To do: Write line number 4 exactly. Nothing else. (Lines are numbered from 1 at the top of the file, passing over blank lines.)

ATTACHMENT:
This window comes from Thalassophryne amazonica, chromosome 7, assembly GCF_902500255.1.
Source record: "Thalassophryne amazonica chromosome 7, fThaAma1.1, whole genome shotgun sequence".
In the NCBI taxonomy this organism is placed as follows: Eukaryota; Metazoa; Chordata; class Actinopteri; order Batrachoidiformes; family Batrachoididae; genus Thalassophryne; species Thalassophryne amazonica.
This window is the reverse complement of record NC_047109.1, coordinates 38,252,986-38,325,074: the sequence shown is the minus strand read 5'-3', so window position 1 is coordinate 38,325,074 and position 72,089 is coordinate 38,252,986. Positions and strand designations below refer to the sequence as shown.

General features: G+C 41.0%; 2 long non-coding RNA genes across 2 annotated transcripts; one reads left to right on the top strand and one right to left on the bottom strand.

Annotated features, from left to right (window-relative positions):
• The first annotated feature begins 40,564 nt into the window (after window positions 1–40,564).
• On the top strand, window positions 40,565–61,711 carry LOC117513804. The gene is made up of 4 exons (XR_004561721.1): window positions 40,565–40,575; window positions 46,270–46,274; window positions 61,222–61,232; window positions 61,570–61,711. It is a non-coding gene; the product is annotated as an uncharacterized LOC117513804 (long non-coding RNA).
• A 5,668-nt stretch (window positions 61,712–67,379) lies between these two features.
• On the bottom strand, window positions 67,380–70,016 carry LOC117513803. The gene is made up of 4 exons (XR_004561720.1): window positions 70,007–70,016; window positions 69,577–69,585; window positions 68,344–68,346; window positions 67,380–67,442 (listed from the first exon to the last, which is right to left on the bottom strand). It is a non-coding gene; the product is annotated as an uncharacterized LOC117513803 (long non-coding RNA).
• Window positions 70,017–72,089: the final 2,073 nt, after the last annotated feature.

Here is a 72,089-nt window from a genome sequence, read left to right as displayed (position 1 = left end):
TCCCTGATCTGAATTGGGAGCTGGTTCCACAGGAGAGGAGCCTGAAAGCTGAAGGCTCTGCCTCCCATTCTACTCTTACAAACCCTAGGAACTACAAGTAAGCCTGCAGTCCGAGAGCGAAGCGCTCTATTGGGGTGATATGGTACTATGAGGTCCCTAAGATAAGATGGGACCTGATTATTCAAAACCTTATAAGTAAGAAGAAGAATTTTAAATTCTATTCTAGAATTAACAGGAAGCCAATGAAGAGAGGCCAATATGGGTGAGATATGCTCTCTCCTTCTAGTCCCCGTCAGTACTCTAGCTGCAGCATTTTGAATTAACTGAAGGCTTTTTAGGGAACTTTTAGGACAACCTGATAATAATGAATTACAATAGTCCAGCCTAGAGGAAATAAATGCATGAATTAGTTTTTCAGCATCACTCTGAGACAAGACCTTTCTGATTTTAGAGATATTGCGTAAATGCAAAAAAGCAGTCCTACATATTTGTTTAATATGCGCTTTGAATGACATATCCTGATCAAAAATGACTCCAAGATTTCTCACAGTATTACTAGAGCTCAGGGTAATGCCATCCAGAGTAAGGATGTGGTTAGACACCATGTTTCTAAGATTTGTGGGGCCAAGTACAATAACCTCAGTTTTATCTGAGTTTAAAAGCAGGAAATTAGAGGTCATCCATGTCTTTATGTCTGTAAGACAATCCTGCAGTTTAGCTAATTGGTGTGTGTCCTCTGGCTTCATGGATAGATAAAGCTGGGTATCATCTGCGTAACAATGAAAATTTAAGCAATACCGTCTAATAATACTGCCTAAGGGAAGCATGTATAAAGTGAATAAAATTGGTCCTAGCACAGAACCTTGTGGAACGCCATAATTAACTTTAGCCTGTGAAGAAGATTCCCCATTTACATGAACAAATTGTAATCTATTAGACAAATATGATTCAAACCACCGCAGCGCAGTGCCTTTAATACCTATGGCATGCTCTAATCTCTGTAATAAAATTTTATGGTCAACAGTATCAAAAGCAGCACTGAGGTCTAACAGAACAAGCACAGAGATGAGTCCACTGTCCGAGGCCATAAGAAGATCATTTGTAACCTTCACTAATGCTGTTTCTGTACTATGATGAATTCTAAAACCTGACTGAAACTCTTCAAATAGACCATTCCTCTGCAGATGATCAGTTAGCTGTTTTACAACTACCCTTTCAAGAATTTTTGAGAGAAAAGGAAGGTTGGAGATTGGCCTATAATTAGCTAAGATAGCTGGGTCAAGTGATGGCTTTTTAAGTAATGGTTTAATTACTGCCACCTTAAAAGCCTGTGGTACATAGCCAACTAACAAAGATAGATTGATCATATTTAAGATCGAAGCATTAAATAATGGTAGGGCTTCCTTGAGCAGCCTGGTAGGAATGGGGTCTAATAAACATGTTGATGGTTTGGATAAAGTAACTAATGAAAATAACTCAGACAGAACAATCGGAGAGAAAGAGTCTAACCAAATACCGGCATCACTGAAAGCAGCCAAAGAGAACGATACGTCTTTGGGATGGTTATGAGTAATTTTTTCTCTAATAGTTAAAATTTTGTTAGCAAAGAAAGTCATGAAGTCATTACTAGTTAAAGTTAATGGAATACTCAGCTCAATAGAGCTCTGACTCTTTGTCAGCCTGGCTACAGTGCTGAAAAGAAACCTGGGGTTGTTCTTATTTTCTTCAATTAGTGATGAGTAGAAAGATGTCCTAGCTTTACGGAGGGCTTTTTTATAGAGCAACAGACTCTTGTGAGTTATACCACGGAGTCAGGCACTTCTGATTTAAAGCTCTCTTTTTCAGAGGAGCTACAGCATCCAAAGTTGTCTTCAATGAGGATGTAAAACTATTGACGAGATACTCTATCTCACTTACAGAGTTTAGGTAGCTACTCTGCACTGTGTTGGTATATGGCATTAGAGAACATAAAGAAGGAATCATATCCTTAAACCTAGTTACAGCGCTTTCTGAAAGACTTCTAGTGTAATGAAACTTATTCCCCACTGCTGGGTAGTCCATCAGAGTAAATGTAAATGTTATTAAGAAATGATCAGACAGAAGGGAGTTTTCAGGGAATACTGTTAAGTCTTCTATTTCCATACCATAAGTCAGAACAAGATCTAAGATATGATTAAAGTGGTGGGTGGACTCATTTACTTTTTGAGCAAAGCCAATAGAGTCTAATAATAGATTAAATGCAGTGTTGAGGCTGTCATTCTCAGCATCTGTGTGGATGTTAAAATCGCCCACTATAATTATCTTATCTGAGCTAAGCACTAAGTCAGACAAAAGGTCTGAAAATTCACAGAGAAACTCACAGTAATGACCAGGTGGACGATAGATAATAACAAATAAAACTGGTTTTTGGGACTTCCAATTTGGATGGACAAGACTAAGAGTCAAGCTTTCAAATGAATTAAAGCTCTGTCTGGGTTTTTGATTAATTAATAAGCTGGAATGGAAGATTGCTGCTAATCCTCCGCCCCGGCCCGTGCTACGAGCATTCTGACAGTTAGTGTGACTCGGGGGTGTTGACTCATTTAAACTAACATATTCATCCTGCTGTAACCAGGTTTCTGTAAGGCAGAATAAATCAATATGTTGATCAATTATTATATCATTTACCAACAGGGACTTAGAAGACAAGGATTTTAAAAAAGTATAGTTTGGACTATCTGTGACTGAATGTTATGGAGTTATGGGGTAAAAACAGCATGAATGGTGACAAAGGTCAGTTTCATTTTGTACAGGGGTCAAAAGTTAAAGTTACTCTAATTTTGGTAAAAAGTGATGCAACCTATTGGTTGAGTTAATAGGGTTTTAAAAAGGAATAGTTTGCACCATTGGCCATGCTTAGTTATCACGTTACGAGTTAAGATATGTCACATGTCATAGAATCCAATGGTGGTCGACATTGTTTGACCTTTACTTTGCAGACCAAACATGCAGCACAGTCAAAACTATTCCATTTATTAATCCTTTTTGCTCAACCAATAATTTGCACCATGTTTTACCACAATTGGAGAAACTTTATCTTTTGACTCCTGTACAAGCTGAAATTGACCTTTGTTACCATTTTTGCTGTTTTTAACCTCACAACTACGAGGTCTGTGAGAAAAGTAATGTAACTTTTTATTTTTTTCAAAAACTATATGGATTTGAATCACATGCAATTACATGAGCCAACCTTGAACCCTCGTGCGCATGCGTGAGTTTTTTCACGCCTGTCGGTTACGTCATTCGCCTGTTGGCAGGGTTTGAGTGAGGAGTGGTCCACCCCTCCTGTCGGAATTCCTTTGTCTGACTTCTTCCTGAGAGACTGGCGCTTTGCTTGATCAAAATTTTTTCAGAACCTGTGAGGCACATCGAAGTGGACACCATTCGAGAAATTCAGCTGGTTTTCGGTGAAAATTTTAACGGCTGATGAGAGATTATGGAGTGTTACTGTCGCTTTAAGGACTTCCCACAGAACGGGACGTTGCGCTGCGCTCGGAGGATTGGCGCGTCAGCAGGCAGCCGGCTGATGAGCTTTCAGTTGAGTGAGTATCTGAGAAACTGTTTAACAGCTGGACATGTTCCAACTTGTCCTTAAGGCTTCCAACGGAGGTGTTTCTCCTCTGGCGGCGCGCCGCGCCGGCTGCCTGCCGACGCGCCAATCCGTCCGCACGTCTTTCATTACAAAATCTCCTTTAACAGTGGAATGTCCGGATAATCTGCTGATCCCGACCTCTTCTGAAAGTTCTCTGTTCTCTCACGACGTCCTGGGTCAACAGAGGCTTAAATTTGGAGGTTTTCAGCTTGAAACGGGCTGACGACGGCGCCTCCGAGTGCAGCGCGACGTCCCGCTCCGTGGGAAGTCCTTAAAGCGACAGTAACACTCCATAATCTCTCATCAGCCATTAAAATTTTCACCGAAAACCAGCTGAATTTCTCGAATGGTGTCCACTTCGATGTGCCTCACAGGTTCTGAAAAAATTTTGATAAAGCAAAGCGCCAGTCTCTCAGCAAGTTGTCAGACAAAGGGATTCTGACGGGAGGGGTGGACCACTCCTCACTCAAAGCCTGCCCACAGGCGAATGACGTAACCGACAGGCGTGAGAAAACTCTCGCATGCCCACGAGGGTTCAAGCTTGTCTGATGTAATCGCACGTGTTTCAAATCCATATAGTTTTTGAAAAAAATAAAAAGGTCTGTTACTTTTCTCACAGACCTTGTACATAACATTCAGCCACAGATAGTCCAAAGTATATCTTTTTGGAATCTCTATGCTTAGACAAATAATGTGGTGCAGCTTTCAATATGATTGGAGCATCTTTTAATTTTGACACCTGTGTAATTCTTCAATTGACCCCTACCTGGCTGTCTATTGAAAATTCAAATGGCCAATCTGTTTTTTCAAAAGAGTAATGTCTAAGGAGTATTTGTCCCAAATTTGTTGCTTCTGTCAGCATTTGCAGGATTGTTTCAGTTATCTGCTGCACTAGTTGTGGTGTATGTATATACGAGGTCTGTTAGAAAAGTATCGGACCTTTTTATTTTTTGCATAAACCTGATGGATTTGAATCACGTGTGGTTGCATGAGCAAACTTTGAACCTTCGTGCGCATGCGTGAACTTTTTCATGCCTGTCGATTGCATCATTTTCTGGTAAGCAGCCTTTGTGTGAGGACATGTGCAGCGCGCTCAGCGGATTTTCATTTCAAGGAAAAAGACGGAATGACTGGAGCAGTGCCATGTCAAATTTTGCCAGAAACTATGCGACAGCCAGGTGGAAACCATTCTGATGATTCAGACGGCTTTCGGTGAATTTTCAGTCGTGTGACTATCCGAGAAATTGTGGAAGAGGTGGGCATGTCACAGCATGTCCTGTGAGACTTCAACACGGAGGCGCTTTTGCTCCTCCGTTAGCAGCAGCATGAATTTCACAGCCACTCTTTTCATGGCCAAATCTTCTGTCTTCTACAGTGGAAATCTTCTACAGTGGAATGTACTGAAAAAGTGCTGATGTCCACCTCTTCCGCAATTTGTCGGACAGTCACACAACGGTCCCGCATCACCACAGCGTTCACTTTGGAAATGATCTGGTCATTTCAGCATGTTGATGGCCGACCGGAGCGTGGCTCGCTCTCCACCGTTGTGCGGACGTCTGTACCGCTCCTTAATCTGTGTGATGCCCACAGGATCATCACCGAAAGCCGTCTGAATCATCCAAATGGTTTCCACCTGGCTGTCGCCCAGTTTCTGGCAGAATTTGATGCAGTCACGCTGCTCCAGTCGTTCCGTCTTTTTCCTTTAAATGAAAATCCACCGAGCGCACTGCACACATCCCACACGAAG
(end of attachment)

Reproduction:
This window is the reverse complement of record NC_047109.1, coordinates 38,252,986-38,325,074: the sequence shown is the minus strand read 5'-3', so window position 1 is coordinate 38,325,074 and position 72,089 is coordinate 38,252,986. Positions and strand designations below refer to the sequence as shown.